Risks in Retirement: Don't Forget About Health Care Costs
February 4, 2015 | Your Finances
"What’s the biggest risk to your financial security in retirement?" Whenever I ask that question, what I hear most often is that people are concerned about whether or not their money will last. Many pre-retirees don’t budget for unexpected medical expenses that can pose a threat to their retirement income plan.
The Employee Benefit Research Institute estimates that a 65-year-old couple retiring today with median prescription drug expenses needs $151,000 (in today’s dollars) to have a 50 percent chance of meeting their health care costs in retirement, not including long-term care costs. A couple with $255,000 in savings would have a 90 percent chance of covering those costs.
Why the Disconnect?
In my experience, many pre-retirees mistakenly believe that Medicare, the federal health insurance program for those aged 65 and older, will cover the vast majority of their health care expenses in retirement. Not so.
In reality, Medicare doesn’t cover many of the health care expenses older Americans use most. I’m talking about vision and dental care, hearing aids and eyeglasses. And Medicare Part D plans vary widely when it comes to prescription coverage. I remember feeling sticker shock when I helped my mom and stepdad pay their monthly pharmacy bill. Millions of Americans take blood pressure, diabetes, arthritis and other commonly prescribed medications to stay healthy and out of the hospital. These aren’t health care costs you can dial back on to save money.
Perhaps more significantly, Medicare pays only for a limited amount of supportive care services. It covers up to 100 days of care in a nursing home (skilled nursing facility) only after you have spent three days in the hospital and as long as you need skilled nursing care. In some cases, Medicare will cover home health care, but eligibility requirements are strict, and Medicare typically approves coverage of only a limited number of hours per week.
As I learned in my own family, those distinctions can be costly. When my stepdad fell and broke his arm, he needed rehabilitation after his hospital stay. Medicare covered a good chunk of his nursing home bill. However, when my mother’s Parkinson’s disease progressed and she required care, Medicare would not even consider covering her nursing home expenses since she did not have a qualifying hospital stay.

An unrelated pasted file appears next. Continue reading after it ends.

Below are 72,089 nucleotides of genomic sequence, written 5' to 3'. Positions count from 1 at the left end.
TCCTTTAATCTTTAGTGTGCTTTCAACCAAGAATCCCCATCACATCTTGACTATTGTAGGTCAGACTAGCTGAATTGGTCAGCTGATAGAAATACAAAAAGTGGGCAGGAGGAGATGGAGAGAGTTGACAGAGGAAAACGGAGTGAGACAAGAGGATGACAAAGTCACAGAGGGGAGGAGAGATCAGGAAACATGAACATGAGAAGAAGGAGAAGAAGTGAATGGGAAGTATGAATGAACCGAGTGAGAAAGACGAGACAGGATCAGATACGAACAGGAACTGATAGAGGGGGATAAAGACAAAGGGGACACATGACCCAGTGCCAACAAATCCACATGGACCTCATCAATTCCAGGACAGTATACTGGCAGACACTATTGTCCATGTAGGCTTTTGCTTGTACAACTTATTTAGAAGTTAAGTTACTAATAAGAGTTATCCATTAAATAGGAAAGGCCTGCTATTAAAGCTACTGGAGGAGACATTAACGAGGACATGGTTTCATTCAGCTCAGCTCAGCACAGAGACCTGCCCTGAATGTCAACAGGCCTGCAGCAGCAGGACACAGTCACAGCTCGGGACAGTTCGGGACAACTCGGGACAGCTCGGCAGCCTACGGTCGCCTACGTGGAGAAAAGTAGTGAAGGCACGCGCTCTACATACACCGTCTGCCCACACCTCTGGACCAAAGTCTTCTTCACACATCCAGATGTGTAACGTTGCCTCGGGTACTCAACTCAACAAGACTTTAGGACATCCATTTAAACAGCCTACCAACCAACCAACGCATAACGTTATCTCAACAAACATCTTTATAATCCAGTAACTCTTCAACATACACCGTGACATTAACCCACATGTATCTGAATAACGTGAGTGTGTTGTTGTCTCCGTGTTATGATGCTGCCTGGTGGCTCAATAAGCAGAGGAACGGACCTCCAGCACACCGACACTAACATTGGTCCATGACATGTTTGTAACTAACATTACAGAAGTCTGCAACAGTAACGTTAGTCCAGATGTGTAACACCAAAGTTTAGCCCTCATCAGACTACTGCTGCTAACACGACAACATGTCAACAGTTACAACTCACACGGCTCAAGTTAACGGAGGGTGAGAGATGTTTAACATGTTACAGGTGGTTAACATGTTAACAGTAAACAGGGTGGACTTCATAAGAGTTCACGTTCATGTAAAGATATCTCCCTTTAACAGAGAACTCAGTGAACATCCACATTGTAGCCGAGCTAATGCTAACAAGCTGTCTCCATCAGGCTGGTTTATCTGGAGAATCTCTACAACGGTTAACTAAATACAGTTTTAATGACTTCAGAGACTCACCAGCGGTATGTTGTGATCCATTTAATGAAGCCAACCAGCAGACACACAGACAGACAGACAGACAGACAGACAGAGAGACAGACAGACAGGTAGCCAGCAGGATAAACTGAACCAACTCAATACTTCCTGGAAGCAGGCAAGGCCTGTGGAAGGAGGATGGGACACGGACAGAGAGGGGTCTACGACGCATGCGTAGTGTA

A Potential Drain on Your Retirement Income
Many people also assume that Medicare is free. Part A is; the government provides Medicare hospital insurance at no charge once you reach age 65, assuming you or your spouse paid Medicare taxes during your working years. But you’ll pay a premium for Medicare Part B (medical insurance for doctors’ services, physical therapy, outpatient hospital care and other services), a premium for Part D (prescription drug coverage) and a premium for any supplemental coverage you may choose to get.
Even without the threat of serious illness, premiums, deductibles, co-pays and out-of-pocket health care costs are likely to take a significant bite out of your retirement income. And when you also consider that health care costs are rising faster than the rate of inflation, it’s not surprising that health[/entity] care costs can quickly become the largest single drain on your retirement income, especially later in retirement when you’re likely to consume more medical services.
This is why I encourage you to ask yourself the following questions: How prepared am I for the potential health care costs that could impact my retirement savings and income? How will I pay for health care if I live 30 or 40 years or even longer in retirement? And what impact will those expenditures have on the legacy I hope to leave to my children and grandchildren?
The best way to manage and protect your retirement income is to plan ahead. That means having a realistic picture of what health care is likely to cost you in the future and incorporating that into your overall retirement plan.
Why Expert Help Makes a Difference
This is where a financial professional can help. And by financial professional, I mean more than someone who simply buys and sells investments. You want an experienced professional with the retirement income planning experience necessary to help you estimate your potential health care costs and help you plan for them. This includes finding the best way to supplement Medicare as well as protecting your wealth against other retirement risks—such as long-term care expenses—in the future.